10. “In the name of Jesus.” “Name,” is used for the person expressed by it. The words, “every knee would bend,” express adoration of the divine Person of Jesus. “And under the earth,” whether in purgatory or hell; the damned adoring him from co-action, and the others, voluntarily. The word “Jesus” is taken not for the sound expressed, but for the person whom it designates. The usage of the Church, as appears from the words of Gregory the Great, has sanctioned a relative worship to be paid to the very name of Jesus, ad nomen Jesu omnes flectent genua cordis sui, quod vel capitis inclinatione testentur. The Council of Lyons, as Navarre relates, commanded all to bow the head at the name of Jesus, and Catharinus cites a decree of a Roman Pontiff to the same effect. As to the etymology of the word “Jesus;” it is derived from the Hebrew root, jascha, i.e., he has saved. Hence the word Jeschua, Latin, “Jesus,” i.e., Saviour. It is the proper name of the Word Incarnate, and is said by many to be superior to the name of God, as superadding the idea of ransom and redemption, in which that of Creator is implied; whereas, the name of God conveys the idea of Creator alone, without that of Saviour.

11. “And every tongue should confess that the Lord Jesus,” &c., which some interpret thus, and every tongue should confess that our Lord Jesus Christ is unto the glory, &c., i.e., that Jesus Christ is supreme Lord unto the glory of God the Father; because, the exaltation of the Son confers glory on the Father. This interpretation is conformable to the Greek. St. Bernard found no pleasure in any writings that were not seasoned with this sweet name of Jesus. How often do we not hear this sacred name blasphemously invoked in the most shocking imprecations, without feeling the slightest emotion!

13. In this verse is assigned a reason why they should tremble, &c. Because, as their salvation does not depend on themselves, but principally on God’s grace, they should tremble, lest God, in punishment of their sins, would withhold his grace, and leave them to their ruin. In this verse is contained a proof of the amissibility of grace. He says, “that it is God that worketh,” because the grace of God is the principal cause in the production of good works, although human liberty also has its share, and it is usual in Scriptures to ascribe an effect to the principal cause, although subordinate causes also may concur in its production. That human liberty is not here denied is clear from the exhortation of the Apostle in the preceding verse; for, why work out their salvation with fear and trembling, if in the work they had no free agency?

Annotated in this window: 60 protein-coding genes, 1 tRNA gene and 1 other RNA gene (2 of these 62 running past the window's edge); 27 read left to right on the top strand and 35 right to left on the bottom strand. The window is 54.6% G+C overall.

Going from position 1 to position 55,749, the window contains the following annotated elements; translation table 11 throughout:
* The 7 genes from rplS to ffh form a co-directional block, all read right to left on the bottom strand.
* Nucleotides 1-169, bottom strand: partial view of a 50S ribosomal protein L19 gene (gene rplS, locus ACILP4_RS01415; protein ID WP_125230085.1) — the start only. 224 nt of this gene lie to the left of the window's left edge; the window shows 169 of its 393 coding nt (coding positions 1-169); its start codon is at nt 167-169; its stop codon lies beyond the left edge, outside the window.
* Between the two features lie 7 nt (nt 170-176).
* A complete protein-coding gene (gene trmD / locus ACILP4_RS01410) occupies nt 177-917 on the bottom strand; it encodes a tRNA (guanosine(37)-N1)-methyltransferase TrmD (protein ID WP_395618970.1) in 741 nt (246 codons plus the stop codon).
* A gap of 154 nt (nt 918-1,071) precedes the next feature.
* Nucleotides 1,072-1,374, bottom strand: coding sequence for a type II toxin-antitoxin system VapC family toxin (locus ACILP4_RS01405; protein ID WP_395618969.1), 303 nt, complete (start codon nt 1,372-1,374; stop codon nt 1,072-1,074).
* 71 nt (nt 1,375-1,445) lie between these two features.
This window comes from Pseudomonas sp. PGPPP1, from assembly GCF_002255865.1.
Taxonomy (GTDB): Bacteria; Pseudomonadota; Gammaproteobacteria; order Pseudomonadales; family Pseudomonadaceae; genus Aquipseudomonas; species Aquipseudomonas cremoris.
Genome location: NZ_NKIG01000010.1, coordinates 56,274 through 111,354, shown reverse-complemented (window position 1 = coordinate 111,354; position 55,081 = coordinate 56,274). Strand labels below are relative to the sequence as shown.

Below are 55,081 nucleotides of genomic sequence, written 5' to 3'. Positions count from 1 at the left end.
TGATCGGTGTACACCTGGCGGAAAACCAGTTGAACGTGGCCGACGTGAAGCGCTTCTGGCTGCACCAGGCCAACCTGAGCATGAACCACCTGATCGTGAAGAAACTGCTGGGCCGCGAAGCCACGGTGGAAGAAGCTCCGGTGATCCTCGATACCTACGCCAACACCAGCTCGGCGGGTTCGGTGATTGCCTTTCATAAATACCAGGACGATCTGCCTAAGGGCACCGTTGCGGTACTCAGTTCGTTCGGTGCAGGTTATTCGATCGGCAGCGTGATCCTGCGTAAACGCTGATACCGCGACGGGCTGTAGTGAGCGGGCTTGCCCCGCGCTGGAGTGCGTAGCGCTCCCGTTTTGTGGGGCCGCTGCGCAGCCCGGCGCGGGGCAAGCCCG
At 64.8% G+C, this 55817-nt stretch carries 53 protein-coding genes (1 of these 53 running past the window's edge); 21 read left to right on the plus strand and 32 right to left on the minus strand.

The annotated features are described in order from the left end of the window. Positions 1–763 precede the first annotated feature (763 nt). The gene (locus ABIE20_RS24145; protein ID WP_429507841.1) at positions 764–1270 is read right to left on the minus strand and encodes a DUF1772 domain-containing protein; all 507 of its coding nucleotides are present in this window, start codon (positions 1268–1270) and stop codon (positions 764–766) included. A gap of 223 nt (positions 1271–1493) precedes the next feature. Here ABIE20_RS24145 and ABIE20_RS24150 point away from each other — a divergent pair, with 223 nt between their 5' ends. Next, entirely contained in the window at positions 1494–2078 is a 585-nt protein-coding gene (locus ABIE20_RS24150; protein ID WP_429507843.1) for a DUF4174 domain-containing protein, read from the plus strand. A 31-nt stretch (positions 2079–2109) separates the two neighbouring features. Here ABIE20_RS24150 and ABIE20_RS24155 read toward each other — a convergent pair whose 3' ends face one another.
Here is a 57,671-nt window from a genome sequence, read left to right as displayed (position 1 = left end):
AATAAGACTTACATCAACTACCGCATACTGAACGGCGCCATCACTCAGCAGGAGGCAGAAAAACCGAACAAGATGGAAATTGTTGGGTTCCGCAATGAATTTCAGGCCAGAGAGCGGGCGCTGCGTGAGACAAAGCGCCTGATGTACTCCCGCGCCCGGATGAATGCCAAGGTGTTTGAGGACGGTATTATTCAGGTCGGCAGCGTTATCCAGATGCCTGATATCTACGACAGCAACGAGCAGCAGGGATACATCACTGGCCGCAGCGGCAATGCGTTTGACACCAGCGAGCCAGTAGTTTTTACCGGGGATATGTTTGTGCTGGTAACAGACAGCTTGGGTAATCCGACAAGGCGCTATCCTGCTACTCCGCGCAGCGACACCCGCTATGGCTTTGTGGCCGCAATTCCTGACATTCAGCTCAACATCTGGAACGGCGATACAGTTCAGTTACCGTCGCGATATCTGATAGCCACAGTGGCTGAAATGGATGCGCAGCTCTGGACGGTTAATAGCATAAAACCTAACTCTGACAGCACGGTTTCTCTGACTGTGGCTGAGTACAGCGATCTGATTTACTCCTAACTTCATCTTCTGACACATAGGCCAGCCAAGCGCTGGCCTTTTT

15. From the Greek it is quite clear that the words, “sincere” and “blameless,” are not to be joined to “children of God,” but the words, “without reproof,” should be joined thus: “children of God without reproof,” τεκνα Θεου αμωμητα, i.e., irreprehensible and immaculate sons of God.

16. “Holding forth,” &c., as men hold forth a lantern, or as the heavenly bodies display their light. The meaning in the Paraphrase is preferable.

17. The words may also mean: if I were to pour out my blood by martyrdom, to present your faith as an agreeable sacrifice, I rejoice, &c. The words, “made a victim,” mean “made a libation,” referring to the libation, which in the sacrificial act was poured on the victim. Their faith was the sacrifice, and his blood the libation used in perfecting the sacrifice. “And service” means the legitimate sacerdotal act of offering up sacrifice. In Greek, liturgv.

18. He assuages their sorrow in case he should be put to death by Nero, and says, that instead of mourning, both they and he ought to rejoice, should such an event take place.

19. The Philippians had sent Epaphroditus to relieve St. Paul; hence, he promises to send them in turn, for their consolation, Timothy, who was greatly beloved by them. Nothing should be omitted by a superior that can be legitimately employed to conciliate the good will and affection of those under him.

21. “For all seek their own,” &c. He speaks of those about him, whom he could think of sending to them. It means: almost all seek their own, &c. It is, however, true of all men, and at all times. Timothy, then, was the only person disinterested enough to undertake so perilous and laborious a journey, without any regard to his own private interests.

24. From this verse it appears St. Paul expected to be liberated from his present imprisonment. He was liberated from his first, but not from his second. The words “to you” are not in the Greek. They are, however, in the Alexandrian and Vatican manuscripts.

25. “Your Apostle.” Some say Epaphroditus was Bishop of Philippi.

29. “Receive him in the Lord,” i.e., with sincere Christian affection, “with all joy.” “In the Lord” is to be joined with the words, “receive him.” “And treat with honour.” “Honour” means support, sustenance, as in the passage, “Honour widows who are really widows” (1 Tim. verse 3); and also, “worthy of double honour” (1 Tim. verse 17); in both places, it means sustenance or support.

30. “Delivering his life.” Probably, he was attacked on the way with some malady, which he disregarded from anxiety to fill his commission; and this, it might be, that had nearly proved fatal to him at Rome.